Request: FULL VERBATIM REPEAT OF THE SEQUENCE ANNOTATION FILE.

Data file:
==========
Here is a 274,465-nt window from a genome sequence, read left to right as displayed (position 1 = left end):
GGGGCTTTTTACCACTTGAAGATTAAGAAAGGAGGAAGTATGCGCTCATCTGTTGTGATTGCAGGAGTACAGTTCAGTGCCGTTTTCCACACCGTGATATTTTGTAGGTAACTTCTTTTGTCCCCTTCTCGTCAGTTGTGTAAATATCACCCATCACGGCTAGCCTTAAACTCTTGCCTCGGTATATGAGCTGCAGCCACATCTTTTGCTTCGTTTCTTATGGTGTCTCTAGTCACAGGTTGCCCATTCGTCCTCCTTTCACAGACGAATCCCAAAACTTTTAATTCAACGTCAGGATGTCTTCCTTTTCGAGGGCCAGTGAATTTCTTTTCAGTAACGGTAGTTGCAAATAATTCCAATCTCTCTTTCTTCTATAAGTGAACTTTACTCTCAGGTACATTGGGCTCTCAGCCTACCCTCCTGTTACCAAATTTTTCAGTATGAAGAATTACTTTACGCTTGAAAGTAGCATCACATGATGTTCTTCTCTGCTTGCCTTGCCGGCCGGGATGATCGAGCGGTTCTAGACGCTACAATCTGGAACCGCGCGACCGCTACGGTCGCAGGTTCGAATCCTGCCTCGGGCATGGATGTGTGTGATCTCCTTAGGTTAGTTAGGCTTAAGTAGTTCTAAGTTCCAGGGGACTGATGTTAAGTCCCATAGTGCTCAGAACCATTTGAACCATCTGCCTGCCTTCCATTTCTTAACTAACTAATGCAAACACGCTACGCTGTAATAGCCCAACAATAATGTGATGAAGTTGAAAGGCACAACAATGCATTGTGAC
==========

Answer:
Here is a 274,465-nt window from a genome sequence, read left to right as displayed (position 1 = left end):
GGGGCTTTTTACCACTTGAAGATTAAGAAAGGAGGAAGTATGCGCTCATCTGTTGTGATTGCAGGAGTACAGTTCAGTGCCGTTTTCCACACCGTGATATTTTGTAGGTAACTTCTTTTGTCCCCTTCTCGTCAGTTGTGTAAATATCACCCATCACGGCTAGCCTTAAACTCTTGCCTCGGTATATGAGCTGCAGCCACATCTTTTGCTTCGTTTCTTATGGTGTCTCTAGTCACAGGTTGCCCATTCGTCCTCCTTTCACAGACGAATCCCAAAACTTTTAATTCAACGTCAGGATGTCTTCCTTTTCGAGGGCCAGTGAATTTCTTTTCAGTAACGGTAGTTGCAAATAATTCCAATCTCTCTTTCTTCTATAAGTGAACTTTACTCTCAGGTACATTGGGCTCTCAGCCTACCCTCCTGTTACCAAATTTTTCAGTATGAAGAATTACTTTACGCTTGAAAGTAGCATCACATGATGTTCTTCTCTGCTTGCCTTGCCGGCCGGGATGATCGAGCGGTTCTAGACGCTACAATCTGGAACCGCGCGACCGCTACGGTCGCAGGTTCGAATCCTGCCTCGGGCATGGATGTGTGTGATCTCCTTAGGTTAGTTAGGCTTAAGTAGTTCTAAGTTCCAGGGGACTGATGTTAAGTCCCATAGTGCTCAGAACCATTTGAACCATCTGCCTGCCTTCCATTTCTTAACTAACTAATGCAAACACGCTACGCTGTAATAGCCCAACAATAATGTGATGAAGTTGAAAGGCACAACAATGCATTGTGAC